The UK Chemistry Olympiad questions are challenging, requiring learners to indulge in some higher-order thinking and problem solving. Here, the question setters round up some of their favourites from past competitions

When the UK Chemistry Olympiad working group members come up with the questions, they’re hoping to challenge, entertain and enthuse learners about the importance of chemistry in their everyday lives. You’ll find many of their favourite questions and their solutions on the Olympiad webpages, but here they share their favourites and reveal why they’re memorable.

A boy with a chemistry symbol on his t-shirt with a tennis racket showing the structure of ethanol hits a ball that says E10

Source: © Olivia Waller/Folio Art

Scoring an ace with a question makes a lasting impression, for both participants and question setters

UK Chemistry Olympiad questions aim to challenge, entertain and enthuse learners about the importance of chemistry in their everyday lives. They’re set by members of the working group – without them there wouldn’t be a UK Chemistry Olympiad. You’ll find many of their favourite questions and their solutions on the RSC website ( 

A cheesy question

The 2023 International Chemistry Olympiad was in Switzerland. Liz Truss was about to become prime minister when we started writing the question, and we used her infamous speech about imported cheese to give it a humorous political angle. The question explored the chemistry of cheese and included balancing equations and an equilibrium question about whether the carbon dioxide that causes the bubbles in holey Swiss cheese is in gaseous form or is dissolved in the cheese itself. By the time the Round one paper was sat, she was no longer prime minister, requiring some very last-minute question edits.

I really liked the question about cheese because while writing it we came up with the state symbol for cheese: (ch). My students that sat the paper found this quite funny.

Sustainable solutions

I like it when we can use news stories about climate change and sustainability as inspiration for questions. In 2022, we looked at the switch from E5 petrol to E10 petrol and asked students to calculate the effect this has on carbon dioxide emissions.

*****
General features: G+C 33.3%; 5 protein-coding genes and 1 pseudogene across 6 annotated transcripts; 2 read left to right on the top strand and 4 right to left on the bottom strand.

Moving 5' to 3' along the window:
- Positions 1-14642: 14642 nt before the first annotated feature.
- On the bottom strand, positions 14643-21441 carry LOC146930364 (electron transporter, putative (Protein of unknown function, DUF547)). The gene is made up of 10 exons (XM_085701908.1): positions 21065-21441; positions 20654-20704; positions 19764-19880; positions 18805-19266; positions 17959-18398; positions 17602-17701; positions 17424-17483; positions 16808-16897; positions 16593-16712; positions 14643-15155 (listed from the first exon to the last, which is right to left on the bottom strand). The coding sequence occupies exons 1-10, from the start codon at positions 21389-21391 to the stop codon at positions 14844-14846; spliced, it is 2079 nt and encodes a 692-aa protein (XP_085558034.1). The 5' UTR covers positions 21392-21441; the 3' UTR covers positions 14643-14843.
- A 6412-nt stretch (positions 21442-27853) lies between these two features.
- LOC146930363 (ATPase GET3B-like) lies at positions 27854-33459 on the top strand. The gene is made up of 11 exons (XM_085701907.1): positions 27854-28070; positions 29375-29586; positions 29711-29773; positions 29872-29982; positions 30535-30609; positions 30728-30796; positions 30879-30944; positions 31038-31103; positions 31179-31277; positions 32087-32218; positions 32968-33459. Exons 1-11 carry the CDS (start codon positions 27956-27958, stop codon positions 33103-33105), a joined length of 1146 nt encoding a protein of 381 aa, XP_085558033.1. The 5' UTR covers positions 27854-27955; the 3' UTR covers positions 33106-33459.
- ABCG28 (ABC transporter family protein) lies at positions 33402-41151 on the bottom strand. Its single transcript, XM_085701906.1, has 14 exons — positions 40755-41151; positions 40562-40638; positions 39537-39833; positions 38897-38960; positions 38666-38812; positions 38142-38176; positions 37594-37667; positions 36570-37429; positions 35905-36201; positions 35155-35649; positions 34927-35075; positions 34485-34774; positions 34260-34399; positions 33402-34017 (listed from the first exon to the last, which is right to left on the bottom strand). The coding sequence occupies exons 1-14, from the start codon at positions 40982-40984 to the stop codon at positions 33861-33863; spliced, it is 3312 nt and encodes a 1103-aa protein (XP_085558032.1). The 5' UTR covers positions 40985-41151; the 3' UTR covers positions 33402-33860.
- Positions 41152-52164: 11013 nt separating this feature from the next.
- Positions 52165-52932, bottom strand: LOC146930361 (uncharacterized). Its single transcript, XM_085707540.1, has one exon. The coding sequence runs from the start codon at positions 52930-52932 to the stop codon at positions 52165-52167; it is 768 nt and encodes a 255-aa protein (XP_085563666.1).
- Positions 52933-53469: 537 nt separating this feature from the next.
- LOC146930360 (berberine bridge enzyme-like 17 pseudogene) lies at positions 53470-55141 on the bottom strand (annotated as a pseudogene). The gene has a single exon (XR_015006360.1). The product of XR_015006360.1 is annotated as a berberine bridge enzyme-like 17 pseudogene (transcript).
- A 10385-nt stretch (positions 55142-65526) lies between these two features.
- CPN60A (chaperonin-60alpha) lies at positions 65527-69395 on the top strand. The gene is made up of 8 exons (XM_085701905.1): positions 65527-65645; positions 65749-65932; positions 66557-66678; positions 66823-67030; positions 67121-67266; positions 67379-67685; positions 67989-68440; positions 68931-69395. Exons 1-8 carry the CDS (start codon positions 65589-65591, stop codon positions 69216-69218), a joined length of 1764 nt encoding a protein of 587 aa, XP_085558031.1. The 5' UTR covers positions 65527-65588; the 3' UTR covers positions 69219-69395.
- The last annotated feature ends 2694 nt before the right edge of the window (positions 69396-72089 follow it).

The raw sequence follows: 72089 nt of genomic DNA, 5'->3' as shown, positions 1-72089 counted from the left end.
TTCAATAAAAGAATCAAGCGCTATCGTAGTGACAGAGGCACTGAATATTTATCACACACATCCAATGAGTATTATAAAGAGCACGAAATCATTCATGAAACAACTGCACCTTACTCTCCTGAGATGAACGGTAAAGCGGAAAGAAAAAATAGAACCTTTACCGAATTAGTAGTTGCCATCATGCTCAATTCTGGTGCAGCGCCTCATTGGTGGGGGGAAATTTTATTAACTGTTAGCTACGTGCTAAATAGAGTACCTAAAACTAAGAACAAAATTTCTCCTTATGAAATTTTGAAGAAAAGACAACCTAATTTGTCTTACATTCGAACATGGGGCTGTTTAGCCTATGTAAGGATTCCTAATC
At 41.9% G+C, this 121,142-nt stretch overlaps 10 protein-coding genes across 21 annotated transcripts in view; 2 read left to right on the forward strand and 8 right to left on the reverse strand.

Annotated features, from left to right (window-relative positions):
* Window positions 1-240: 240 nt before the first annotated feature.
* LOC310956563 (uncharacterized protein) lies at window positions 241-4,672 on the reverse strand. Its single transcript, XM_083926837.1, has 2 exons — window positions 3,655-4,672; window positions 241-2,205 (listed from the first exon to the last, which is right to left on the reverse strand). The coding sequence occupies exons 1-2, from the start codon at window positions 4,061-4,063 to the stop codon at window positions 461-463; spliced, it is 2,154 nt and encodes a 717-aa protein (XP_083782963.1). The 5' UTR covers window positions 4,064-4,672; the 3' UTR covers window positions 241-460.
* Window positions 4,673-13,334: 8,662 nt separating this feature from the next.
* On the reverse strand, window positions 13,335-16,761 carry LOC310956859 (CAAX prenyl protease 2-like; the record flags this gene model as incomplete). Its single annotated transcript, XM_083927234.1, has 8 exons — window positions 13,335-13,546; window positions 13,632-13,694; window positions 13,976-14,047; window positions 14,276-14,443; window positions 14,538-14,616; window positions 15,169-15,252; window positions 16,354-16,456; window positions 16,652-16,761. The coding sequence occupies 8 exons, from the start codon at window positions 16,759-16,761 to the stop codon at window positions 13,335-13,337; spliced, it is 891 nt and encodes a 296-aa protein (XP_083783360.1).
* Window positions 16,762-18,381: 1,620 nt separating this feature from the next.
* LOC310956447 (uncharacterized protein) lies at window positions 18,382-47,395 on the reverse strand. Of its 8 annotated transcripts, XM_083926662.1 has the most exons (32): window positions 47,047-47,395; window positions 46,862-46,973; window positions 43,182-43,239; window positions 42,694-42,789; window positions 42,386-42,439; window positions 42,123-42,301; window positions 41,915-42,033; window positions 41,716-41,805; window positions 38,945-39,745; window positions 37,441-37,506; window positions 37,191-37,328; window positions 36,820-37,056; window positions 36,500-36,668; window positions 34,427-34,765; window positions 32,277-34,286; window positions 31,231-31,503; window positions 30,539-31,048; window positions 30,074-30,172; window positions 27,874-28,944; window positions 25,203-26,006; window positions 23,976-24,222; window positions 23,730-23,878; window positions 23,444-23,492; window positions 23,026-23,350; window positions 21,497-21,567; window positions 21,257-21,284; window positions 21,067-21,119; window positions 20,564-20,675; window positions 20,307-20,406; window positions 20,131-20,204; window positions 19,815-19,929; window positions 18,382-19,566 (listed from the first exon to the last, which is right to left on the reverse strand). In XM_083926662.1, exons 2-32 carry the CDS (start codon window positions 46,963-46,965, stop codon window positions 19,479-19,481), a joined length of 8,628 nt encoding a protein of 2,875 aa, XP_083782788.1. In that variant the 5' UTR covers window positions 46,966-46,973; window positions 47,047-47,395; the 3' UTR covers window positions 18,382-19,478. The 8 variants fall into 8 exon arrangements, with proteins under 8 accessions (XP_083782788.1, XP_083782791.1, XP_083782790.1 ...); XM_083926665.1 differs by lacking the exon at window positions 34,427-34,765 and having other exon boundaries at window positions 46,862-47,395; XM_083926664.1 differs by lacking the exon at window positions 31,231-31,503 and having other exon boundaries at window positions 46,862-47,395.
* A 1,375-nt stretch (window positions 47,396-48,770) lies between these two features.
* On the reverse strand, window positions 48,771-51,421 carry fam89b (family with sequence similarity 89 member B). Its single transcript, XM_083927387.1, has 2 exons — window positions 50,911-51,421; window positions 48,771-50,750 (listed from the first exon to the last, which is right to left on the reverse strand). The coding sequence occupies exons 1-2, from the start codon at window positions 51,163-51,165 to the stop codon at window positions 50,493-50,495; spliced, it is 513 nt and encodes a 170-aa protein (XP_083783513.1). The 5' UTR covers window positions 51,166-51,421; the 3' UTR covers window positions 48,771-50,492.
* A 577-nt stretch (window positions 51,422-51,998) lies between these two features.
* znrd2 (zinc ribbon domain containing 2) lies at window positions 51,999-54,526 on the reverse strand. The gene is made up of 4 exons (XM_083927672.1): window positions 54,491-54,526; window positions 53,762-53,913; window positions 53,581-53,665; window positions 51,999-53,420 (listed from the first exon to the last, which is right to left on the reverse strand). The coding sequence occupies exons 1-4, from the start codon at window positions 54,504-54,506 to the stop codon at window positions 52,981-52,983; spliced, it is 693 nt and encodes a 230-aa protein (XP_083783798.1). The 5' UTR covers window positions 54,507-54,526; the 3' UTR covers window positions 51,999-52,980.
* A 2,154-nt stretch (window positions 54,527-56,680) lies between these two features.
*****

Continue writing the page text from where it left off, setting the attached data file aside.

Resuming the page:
A knotty problem

The 2022 International Chemistry Olympiad host was China, so we wrote a question about a recent publication that examined molecular versions of traditional Chinese knots. The question examined the organic and inorganic chemistry used to make these molecular versions of this ancient art form.

Getting in a twist

The 2017 question about the molecule twistane is memorable for me as we used a photo of my son dressed as Oliver Twist in the question paper. The question looked at molecule conformations, NMR and the chemical synthesis of twistane.

Bamboozled by gallium

When I participated in the Romanian Chemistry Olympiad as a student, we were asked to identify compounds in salts based on their properties, masses and reactions. I realised that gallium was likely one of the answers. However, the melting point provided was much lower than I thought gallium’s should be, as a metal. I therefore didn’t write down an answer. I now know that gallium’s melting point is so low that magicians bend spoons made of it!

All shook up

One of my favourite questions to mark was a 2019 one that examined how pressure builds up in cans of pop and the maximum temperature you can store a fizzy drink at. Many students confused the units and decided that cans can’t be stored above about one degree centigrade. I imagined flying coke cans as I walked down the supermarket aisle while I marked their answers.

Don’t be so negative

Last year there was a question about electronegativity. This year, I used the question as an extension task with my year 12s when I was teaching the topic. It helped students to realise that the ionic and covalent bonding that we teach them at GCSE are the pure, extreme examples and that actually there’s a spectrum of bonding, all related to electronegativity. There’s also a lovely triangle in the question that compares the different types of bonding.

Thank you to working group members, Ben Pilgrim, associate professor of chemistry at the University of Nottingham; Helen Alonzi, head of science and chemistry at St Bartholomew’s School, Newbury; JL Kiappes, chemistry lecturer at University College London; Penny Robotham, vice principal at the National Mathematics and Science College, Coventry; and Anamaria Leonescu, chemistry PhD student at University College London for sharing their favourite questions. Responses have been edited for length and clarity.